Recently, Sarah* wrote to Express Money and detailed that she held money in a normal savings account and an ISA but that she “just didn’t know which way to jump”. Sarah detailed that, unfortunately, her income had been hit by coronavirus as she’s self-employed and she wasn’t sure if she should keep her money with her existing bank, move it to another firm or split it among various accounts.
In response to these queries, Rachel Springall, a Finance Expert at moneyfacts.co.uk, broke down what the best options may be for Sarah and other savers in similar predicaments: “Savers can usually get better returns outside of an ISA wrapper, particularly if they fix, however consumers may wish to utilise their allowance as the personal savings allowance (PSA) is not guaranteed to stay around forever.
“Interest rates across all types of savings accounts have been on the downward trend, so there may be savers sitting on a poor rate right now – this will be devastating news for savers.
“This then stresses the importance for savers to be vigilant and to switch elsewhere if they are no longer getting the best possible return on their hard-earned cash.
“Savers looking away from ISAs will miss out on the long-term benefits that holding one provides, particularly as there is no telling how long the PSA will last.
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“If the PSA was ever abolished to bring in more tax from savers, then ISA’s will shine brightly again in terms of their tax-free wrapper.
“It’s easy to switch ISA’s and most of the best deals allow transfers in from other cash ISAs, so this should be taken fully advantage of to get the top rates.
“If savers have locked into a fixed ISA too early, they would be wise to check out the terms for transferring away before they arrange a move elsewhere.”
Rachel concluded by providing the following advice:
- Savers must be careful when moving from one ISA to another that they do not cash in the account to reinvest as the money will lose its tax-free status.
- ISA savers would be wise to make a diary note for the start March every year to check out the latest deals to enter the market.
- Take full advantage of the PSA, but do consider ISAs for their long-term tax-free benefits.
- It would be wise for savers to compare challenger bank offers to high street banks – so long as they are FSCS protected there is little reason to overlook them.
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Rachel also highlighted the following accounts were the “best buys” for ISAs and savings accounts (as of March 26):
- Cash ISA fixed one year: Monmouthshire BS – 0.49 percent AER
- Cash ISA fixed two year: State Bank of india – 0.65 percent AER
- Cash ISA fixed three year and over: United Trust Bank – 1.1 percent AER
- Cash ISA variable: Marsden BS – 0.55 percent AER
- Regular savings account: NatWest – 3.04 percent AER
- Regular savings account fixed one year: QJB UK – 0.7 percent AER
- Regular savings account fixed two year: QJB UK – 0.8 percent AER
- Regular savings account fixed three year: Bank of London and the Middle East – one percent AER
- Regular savings account fixed four year and over: Shawbrook Bank – 1.35 percent AER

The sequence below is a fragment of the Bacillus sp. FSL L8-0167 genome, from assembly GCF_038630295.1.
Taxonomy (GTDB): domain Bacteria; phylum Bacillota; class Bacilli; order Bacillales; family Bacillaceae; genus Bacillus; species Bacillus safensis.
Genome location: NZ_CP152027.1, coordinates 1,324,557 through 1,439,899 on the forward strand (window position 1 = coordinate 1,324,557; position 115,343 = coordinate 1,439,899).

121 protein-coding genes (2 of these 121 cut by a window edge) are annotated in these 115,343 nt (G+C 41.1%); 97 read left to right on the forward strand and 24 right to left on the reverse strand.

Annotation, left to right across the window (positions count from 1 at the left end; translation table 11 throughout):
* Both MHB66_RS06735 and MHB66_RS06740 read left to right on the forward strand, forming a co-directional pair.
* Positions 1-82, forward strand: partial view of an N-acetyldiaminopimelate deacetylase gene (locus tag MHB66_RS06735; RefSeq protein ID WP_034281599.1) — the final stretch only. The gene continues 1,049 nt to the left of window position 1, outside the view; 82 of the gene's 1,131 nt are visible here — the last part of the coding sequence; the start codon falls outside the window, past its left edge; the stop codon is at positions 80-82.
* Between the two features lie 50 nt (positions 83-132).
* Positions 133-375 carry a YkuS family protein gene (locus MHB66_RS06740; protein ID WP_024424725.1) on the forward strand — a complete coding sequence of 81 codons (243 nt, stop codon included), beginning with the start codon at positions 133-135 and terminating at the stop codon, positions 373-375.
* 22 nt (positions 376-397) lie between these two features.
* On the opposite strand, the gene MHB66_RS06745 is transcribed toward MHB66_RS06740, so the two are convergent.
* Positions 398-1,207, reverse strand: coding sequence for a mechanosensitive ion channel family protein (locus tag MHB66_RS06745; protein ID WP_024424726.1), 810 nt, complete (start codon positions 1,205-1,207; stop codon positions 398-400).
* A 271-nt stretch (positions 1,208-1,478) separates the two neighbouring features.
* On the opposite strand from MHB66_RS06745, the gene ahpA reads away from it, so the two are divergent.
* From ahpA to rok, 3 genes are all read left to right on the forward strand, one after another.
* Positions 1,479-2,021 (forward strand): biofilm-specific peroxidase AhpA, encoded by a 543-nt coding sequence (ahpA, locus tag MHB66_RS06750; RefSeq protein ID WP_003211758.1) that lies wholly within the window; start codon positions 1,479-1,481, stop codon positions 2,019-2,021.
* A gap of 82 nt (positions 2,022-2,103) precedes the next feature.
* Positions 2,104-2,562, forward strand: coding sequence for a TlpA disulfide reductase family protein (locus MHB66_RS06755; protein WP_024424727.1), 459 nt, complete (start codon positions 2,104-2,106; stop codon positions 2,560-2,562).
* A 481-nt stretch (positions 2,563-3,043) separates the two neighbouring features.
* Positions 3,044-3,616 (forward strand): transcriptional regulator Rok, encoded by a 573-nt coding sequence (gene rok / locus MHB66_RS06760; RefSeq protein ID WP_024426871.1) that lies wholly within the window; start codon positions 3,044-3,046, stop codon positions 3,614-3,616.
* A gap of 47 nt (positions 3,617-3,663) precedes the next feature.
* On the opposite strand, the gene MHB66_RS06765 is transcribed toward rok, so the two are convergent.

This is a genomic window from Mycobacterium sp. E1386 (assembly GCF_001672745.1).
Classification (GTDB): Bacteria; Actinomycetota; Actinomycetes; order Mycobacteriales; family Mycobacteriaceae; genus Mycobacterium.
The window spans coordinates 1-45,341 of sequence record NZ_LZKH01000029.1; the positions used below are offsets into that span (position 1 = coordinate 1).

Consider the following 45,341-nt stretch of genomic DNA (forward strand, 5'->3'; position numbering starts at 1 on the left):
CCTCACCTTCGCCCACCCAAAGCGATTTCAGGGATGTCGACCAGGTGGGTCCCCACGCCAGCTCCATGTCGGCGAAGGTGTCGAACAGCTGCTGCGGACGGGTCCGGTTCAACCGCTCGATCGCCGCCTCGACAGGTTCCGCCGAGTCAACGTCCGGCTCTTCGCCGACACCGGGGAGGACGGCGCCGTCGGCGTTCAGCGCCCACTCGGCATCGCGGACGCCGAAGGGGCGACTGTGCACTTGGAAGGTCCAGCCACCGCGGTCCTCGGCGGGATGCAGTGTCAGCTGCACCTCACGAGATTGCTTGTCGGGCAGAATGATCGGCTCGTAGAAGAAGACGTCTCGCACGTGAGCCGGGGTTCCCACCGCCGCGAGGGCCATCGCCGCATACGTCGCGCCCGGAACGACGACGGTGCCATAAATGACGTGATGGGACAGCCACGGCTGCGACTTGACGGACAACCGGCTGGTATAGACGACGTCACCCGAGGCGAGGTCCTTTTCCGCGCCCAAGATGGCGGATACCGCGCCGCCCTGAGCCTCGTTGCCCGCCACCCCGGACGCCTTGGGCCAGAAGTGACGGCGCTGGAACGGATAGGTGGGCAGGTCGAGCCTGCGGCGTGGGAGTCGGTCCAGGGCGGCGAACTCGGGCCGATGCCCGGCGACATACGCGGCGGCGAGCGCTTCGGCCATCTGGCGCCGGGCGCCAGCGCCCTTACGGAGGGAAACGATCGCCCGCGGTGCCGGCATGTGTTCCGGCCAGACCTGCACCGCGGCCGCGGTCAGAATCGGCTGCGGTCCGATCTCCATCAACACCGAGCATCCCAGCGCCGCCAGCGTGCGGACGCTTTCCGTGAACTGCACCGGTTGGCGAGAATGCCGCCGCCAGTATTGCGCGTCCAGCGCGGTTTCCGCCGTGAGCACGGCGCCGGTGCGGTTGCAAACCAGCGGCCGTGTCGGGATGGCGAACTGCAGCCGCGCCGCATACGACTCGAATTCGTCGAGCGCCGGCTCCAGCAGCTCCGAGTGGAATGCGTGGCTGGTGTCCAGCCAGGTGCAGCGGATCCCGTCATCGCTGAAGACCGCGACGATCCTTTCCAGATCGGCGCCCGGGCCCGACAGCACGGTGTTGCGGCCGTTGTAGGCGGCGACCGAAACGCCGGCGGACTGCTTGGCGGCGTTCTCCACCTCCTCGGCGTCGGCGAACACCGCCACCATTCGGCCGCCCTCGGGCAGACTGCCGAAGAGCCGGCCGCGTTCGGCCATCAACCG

Getting on top of ones savings plan is especially important at the moment, with the DWPs recent family resources survey highlighting how some families are struggling.
The Government summarized the key findings from the survey which was conducted in the 2019 to 2020 financial year and followed interviews of 19,000 households.
The DWP detailed: “Overall, half of all families had savings of more than £1,500, with a fifth having savings of more than £20,000. The level of saving increased with age, and nearly half of pensioner couples had savings exceeding £20,000.
“However, it is also the case that half of all families had either no savings, or less than £1,500 in savings.
“Lone parent families were substantially more likely to have savings at this lower level than other types of family; 84 percent of those who were single parents, reported savings of either zero or less than £1,500.
“It was also the case that singles living alone (of working age) had lower levels of saving than average, with 70 percent of men and 69 percent of women having either zero or less than £1,500 saved.”
Sarah Coles, a personal finance analyst at Hargreaves Lansdown, commented on these figures and urged savers to take action: “These figures show just how exposed we were when the pandemic hit: one in ten people had no savings at all to fall back on, and half had £1,500 or less. This is far less than we need in our emergency savings accounts.
“Now, a year into the pandemic, there are an awful lot of people who have seen their threadbare savings eroded even further: one in three people have had to eat into their savings. “However, one in four have had a chance to rebuild their cash balances. If your income has been resilient so far, it’s well worth taking stock, making sure you have three to six months’ worth of essential expenses in a competitive easy access account, and that you consider tying up any additional savings for the periods that suit your circumstances best, in order to lock in a better rate.”
By necessity, this briefing can only provide a short overview and it is essential to seek professional advice before applying the contents of this article. No responsibility can be taken for any loss arising from action taken or refrained from on the basis of this publication. Details correct at time of publication.
*Name has been changed.